Writing in Women’s eNews, Molly M. Ginty looks more closely at the Pediatrics study and at another March study, published in the Journal of Adolescent Health, that found girls’ girth is also likely responsible for earlier onsets of menstruation: The average age of first menstruation, writes Ginty, declined from 13.3 years in girls born before 1920 to 12.4 years in those born during the early 1980s.
Though research linking weight to puberty dates back for centuries, the recent Pediatrics paper was the first to peg which comes first. It indicated weight gain triggers early puberty, instead of early puberty triggering weight gain.
In the United States in the early 1800s, breast buds and menarche arrived around ages 13 and 16 respectively. Those changes now come around ages 9 and a half and 12 and a half.
Scientists say girls are eating more food and putting on pounds, which is causing their bodies to boost production of the hormone leptin.
“Leptin is made in fat cells and is necessary for normal reproductive function,” says Paul Kaplowitz, chief of endocrinology at the Children’s National Medical Center in Washington and author of “Early Puberty in Girls,” published in 2004 by Random House. “There’s an evolutionary benefit to this. You don’t want to get pregnant if there isn’t enough food for you to carry a pregnancy successfully. You would risk the baby’s life and your own.”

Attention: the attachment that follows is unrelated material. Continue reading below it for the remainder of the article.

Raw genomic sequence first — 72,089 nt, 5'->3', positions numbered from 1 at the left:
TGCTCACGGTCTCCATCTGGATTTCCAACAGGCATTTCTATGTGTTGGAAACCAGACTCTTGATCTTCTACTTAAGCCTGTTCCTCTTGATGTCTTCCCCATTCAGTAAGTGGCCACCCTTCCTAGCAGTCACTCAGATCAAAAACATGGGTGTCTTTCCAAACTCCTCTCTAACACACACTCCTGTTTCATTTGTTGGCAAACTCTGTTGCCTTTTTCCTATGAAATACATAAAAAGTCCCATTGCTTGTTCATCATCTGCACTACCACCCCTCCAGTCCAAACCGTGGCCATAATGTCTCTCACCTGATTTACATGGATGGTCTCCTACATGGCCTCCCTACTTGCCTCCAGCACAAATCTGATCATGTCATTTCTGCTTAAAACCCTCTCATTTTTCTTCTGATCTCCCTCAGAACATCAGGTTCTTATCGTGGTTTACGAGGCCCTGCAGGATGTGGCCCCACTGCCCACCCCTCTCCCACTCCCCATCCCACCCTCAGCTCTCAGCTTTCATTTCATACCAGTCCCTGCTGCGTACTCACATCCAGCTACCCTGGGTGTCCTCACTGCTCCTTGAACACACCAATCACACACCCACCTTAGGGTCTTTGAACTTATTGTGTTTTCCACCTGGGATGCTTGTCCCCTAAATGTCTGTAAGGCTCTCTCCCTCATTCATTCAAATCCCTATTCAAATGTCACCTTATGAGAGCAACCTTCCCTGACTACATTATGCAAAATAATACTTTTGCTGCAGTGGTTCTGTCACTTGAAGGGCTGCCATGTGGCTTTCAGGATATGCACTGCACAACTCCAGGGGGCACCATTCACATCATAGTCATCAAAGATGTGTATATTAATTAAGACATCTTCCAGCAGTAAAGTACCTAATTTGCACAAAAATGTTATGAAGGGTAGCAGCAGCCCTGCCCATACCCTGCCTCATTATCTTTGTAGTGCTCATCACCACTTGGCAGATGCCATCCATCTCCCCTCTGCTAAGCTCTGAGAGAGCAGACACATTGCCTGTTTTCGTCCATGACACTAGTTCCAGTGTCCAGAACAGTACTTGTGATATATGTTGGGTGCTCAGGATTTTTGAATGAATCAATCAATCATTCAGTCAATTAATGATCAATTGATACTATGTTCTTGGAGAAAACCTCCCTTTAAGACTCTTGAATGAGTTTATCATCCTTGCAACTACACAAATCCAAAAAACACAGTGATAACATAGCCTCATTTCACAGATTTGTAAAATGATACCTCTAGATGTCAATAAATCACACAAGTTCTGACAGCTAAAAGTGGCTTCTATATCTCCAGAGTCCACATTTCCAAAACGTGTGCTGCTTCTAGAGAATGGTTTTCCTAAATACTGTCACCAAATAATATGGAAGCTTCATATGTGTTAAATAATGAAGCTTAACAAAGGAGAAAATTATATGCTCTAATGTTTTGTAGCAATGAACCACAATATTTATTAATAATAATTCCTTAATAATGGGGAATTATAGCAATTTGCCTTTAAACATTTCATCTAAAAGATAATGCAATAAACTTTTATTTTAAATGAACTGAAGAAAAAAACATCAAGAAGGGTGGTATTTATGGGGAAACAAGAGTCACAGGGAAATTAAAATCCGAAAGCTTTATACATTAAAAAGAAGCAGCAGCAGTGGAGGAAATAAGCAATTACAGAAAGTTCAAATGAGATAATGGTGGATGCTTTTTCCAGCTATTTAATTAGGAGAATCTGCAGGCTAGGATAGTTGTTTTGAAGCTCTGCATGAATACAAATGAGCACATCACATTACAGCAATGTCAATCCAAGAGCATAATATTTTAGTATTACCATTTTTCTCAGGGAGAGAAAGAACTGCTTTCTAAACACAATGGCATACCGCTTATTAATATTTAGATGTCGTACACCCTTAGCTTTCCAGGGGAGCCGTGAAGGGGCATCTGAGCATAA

Ginty also covers other factors that can accelerate puberty, including exposure to chemicals, birth weight, genetics and home environment — researchers have found that absence of a father and the presence of an unrelated male, such as stepfather speeds up the process.
A large-scale study is in the works:
To better track the physical causes of puberty, the Bethesda, Md.-based National Institutes of Health has launched a study of 14,000 children born in 2001 that is “longitudinal” and will follow its subjects over time. The results of this research will not be available for 10 years or more.